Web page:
The “Ring of Fire” is the ominous nickname for the area in the Pacific Ocean basin wherein the boundaries of several major tectonic plates are located. This general area, filled with fault-lines and volcanoes, is almost continuously beset by volcanic eruptions, earthquakes, and tsunamis. Among the nations located in the Ring of Fire and thus a big target of those calamities is the archipelago country of the Philippines, and it has had its own share of trials and tribulations from being in this disaster-prone location. In the 1990’s a killer quake and a volcano eruption visited devastation upon the country, with occasional big tremors over the years following. Now another powerful earthquake has visited the Philippines in an area that hasn’t quite felt it before.
CNN Philippines reports that on the evening of Friday February 10, a 6.7 magnitude temblor hit Surigao City and its surrounding area in the Caraga Region located at northeastern Mindanao. In addition to serious structural and property damage, eight people were killed in the quake and 202 wounded according the latest count. According to spokesperson Mina Marasigan of the National Disaster Risk Reduction and Management Council, they have been able to confirm the identities of four of the fatalities and are waiting on the Department of Interior and Local Government (DILG) for information on the other four. This however conflicts with the official bulletin released Monday February 13 by Surigao Del Norte Governor Sol Matugas, who counted only six killed in his capital city.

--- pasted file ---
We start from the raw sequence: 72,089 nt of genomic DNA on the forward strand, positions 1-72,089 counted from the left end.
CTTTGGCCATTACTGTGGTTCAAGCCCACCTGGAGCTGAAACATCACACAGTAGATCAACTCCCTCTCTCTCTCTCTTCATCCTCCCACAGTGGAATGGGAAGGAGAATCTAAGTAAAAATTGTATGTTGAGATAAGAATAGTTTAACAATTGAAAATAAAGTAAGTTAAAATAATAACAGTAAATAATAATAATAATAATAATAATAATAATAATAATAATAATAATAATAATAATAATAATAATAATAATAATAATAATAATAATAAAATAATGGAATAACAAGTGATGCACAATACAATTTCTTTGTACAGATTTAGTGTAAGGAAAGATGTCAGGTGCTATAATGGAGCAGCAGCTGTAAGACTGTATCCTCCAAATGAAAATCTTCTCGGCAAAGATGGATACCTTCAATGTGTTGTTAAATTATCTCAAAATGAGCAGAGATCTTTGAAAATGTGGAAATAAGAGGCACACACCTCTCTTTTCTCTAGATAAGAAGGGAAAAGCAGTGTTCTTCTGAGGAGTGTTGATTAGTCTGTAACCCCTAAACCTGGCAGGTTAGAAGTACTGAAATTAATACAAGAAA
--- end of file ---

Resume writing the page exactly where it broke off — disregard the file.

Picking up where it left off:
With regards to infrastructural damage, Marasigan reports that the tremors left 1,034 residential buildings damaged, with 155 of them total losses. Surigao City’s domestic airport had its runway partially ruined and will be inoperable up until March. Initial estimates of the cost of the devastation is somewhere around 108.45 million Pesos (roughly $2.17 million). Saturday February 11 saw a state of calamity being officially declared in Surigao City, with the NDRRMC remaining alert on the area due to a large frequency of aftershocks. By Monday 152 individual aftershocks have been recorded following the main earthquake by the Philippine Institute of Volcanology and Seismology (PHIVOLCS).
Despite the temblor knocking out power to the city, emergency services were quick to respond and report that of Surigao City’s 211 barangays, 195 have electricity once more, followed by a majority of the province of Surigao Del Norte itself. Furthermore, the city’s water supply is back to 90 percent service, after damage to two main pipes has been repaired. However, Governor Matugas announced that the city needs building materials and potable water for areas where service has not been restored, a call echoed by the NDRRMC.